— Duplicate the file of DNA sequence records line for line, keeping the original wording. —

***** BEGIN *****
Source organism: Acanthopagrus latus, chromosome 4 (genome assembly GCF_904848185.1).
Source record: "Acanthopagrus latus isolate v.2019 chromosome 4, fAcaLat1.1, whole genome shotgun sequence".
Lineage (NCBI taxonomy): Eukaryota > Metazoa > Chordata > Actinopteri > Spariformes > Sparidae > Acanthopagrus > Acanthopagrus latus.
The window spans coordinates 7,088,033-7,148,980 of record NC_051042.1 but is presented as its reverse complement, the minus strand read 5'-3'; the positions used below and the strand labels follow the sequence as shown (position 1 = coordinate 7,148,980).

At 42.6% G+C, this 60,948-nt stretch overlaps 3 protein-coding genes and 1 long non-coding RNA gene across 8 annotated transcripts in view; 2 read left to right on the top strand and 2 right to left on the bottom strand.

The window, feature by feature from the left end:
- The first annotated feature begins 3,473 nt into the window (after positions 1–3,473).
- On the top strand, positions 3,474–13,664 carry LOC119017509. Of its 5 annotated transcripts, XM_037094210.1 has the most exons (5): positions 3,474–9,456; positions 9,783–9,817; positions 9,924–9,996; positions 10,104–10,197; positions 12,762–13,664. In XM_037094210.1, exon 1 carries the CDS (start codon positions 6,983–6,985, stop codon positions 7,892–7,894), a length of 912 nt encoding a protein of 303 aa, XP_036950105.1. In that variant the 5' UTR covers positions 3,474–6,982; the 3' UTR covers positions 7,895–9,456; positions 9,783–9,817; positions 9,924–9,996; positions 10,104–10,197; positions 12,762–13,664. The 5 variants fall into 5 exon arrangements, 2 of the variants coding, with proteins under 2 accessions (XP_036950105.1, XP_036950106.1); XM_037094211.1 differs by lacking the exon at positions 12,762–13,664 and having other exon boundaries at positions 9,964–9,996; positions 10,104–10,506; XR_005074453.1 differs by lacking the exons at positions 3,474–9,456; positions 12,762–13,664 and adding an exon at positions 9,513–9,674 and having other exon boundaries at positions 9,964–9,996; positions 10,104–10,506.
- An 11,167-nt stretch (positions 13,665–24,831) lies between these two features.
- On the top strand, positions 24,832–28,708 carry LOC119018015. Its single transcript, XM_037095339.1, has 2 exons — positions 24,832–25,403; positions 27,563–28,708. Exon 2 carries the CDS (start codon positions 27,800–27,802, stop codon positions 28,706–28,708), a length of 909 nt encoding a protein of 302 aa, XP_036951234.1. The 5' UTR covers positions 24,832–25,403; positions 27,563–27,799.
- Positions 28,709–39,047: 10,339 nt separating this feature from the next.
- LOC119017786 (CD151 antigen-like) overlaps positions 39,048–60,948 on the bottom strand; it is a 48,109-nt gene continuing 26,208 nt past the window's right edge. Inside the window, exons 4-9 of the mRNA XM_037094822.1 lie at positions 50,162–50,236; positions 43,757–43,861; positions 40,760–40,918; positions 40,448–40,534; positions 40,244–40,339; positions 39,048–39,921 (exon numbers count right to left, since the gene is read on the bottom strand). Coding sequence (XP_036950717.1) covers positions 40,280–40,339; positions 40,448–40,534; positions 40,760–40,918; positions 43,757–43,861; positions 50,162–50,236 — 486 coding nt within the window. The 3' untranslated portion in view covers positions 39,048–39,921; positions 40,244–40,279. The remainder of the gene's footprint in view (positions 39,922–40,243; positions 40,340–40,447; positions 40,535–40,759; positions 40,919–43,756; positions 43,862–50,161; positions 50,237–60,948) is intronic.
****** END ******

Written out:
Source organism: Acanthopagrus latus, chromosome 4 (genome assembly GCF_904848185.1).
Source record: "Acanthopagrus latus isolate v.2019 chromosome 4, fAcaLat1.1, whole genome shotgun sequence".
Lineage (NCBI taxonomy): Eukaryota > Metazoa > Chordata > Actinopteri > Spariformes > Sparidae > Acanthopagrus > Acanthopagrus latus.
The window spans coordinates 7,088,033-7,148,980 of record NC_051042.1 but is presented as its reverse complement, the minus strand read 5'-3'; the positions used below and the strand labels follow the sequence as shown (position 1 = coordinate 7,148,980).

At 42.6% G+C, this 60,948-nt stretch overlaps 3 protein-coding genes and 1 long non-coding RNA gene across 8 annotated transcripts in view; 2 read left to right on the top strand and 2 right to left on the bottom strand.

The window, feature by feature from the left end:
- The first annotated feature begins 3,473 nt into the window (after positions 1–3,473).
- On the top strand, positions 3,474–13,664 carry LOC119017509. Of its 5 annotated transcripts, XM_037094210.1 has the most exons (5): positions 3,474–9,456; positions 9,783–9,817; positions 9,924–9,996; positions 10,104–10,197; positions 12,762–13,664. In XM_037094210.1, exon 1 carries the CDS (start codon positions 6,983–6,985, stop codon positions 7,892–7,894), a length of 912 nt encoding a protein of 303 aa, XP_036950105.1. In that variant the 5' UTR covers positions 3,474–6,982; the 3' UTR covers positions 7,895–9,456; positions 9,783–9,817; positions 9,924–9,996; positions 10,104–10,197; positions 12,762–13,664. The 5 variants fall into 5 exon arrangements, 2 of the variants coding, with proteins under 2 accessions (XP_036950105.1, XP_036950106.1); XM_037094211.1 differs by lacking the exon at positions 12,762–13,664 and having other exon boundaries at positions 9,964–9,996; positions 10,104–10,506; XR_005074453.1 differs by lacking the exons at positions 3,474–9,456; positions 12,762–13,664 and adding an exon at positions 9,513–9,674 and having other exon boundaries at positions 9,964–9,996; positions 10,104–10,506.
- An 11,167-nt stretch (positions 13,665–24,831) lies between these two features.
- On the top strand, positions 24,832–28,708 carry LOC119018015. Its single transcript, XM_037095339.1, has 2 exons — positions 24,832–25,403; positions 27,563–28,708. Exon 2 carries the CDS (start codon positions 27,800–27,802, stop codon positions 28,706–28,708), a length of 909 nt encoding a protein of 302 aa, XP_036951234.1. The 5' UTR covers positions 24,832–25,403; positions 27,563–27,799.
- Positions 28,709–39,047: 10,339 nt separating this feature from the next.
- LOC119017786 (CD151 antigen-like) overlaps positions 39,048–60,948 on the bottom strand; it is a 48,109-nt gene continuing 26,208 nt past the window's right edge. Inside the window, exons 4-9 of the mRNA XM_037094822.1 lie at positions 50,162–50,236; positions 43,757–43,861; positions 40,760–40,918; positions 40,448–40,534; positions 40,244–40,339; positions 39,048–39,921 (exon numbers count right to left, since the gene is read on the bottom strand). Coding sequence (XP_036950717.1) covers positions 40,280–40,339; positions 40,448–40,534; positions 40,760–40,918; positions 43,757–43,861; positions 50,162–50,236 — 486 coding nt within the window. The 3' untranslated portion in view covers positions 39,048–39,921; positions 40,244–40,279. The remainder of the gene's footprint in view (positions 39,922–40,243; positions 40,340–40,447; positions 40,535–40,759; positions 40,919–43,756; positions 43,862–50,161; positions 50,237–60,948) is intronic.